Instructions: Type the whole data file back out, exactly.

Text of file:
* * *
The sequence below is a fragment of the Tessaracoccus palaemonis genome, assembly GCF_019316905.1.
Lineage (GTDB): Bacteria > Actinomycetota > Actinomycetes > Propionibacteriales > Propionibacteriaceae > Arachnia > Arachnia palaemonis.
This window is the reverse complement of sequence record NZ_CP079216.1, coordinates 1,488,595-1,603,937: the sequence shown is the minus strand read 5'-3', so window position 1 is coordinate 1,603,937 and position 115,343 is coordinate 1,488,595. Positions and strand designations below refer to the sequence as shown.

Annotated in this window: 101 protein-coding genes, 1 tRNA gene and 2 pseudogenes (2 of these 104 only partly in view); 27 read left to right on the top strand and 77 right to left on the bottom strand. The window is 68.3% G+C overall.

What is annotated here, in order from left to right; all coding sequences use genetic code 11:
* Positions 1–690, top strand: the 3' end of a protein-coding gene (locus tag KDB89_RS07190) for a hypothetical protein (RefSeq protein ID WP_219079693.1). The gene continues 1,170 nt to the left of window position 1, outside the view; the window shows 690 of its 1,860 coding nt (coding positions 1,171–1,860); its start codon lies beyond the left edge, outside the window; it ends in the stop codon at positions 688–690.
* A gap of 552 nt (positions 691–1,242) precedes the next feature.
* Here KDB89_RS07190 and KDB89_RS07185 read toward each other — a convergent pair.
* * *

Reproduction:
The sequence below is a fragment of the Tessaracoccus palaemonis genome, assembly GCF_019316905.1.
Lineage (GTDB): Bacteria > Actinomycetota > Actinomycetes > Propionibacteriales > Propionibacteriaceae > Arachnia > Arachnia palaemonis.
This window is the reverse complement of sequence record NZ_CP079216.1, coordinates 1,488,595-1,603,937: the sequence shown is the minus strand read 5'-3', so window position 1 is coordinate 1,603,937 and position 115,343 is coordinate 1,488,595. Positions and strand designations below refer to the sequence as shown.

Annotated in this window: 101 protein-coding genes, 1 tRNA gene and 2 pseudogenes (2 of these 104 only partly in view); 27 read left to right on the top strand and 77 right to left on the bottom strand. The window is 68.3% G+C overall.

What is annotated here, in order from left to right; all coding sequences use genetic code 11:
* Positions 1–690, top strand: the 3' end of a protein-coding gene (locus tag KDB89_RS07190) for a hypothetical protein (RefSeq protein ID WP_219079693.1). The gene continues 1,170 nt to the left of window position 1, outside the view; the window shows 690 of its 1,860 coding nt (coding positions 1,171–1,860); its start codon lies beyond the left edge, outside the window; it ends in the stop codon at positions 688–690.
* A gap of 552 nt (positions 691–1,242) precedes the next feature.
* Here KDB89_RS07190 and KDB89_RS07185 read toward each other — a convergent pair.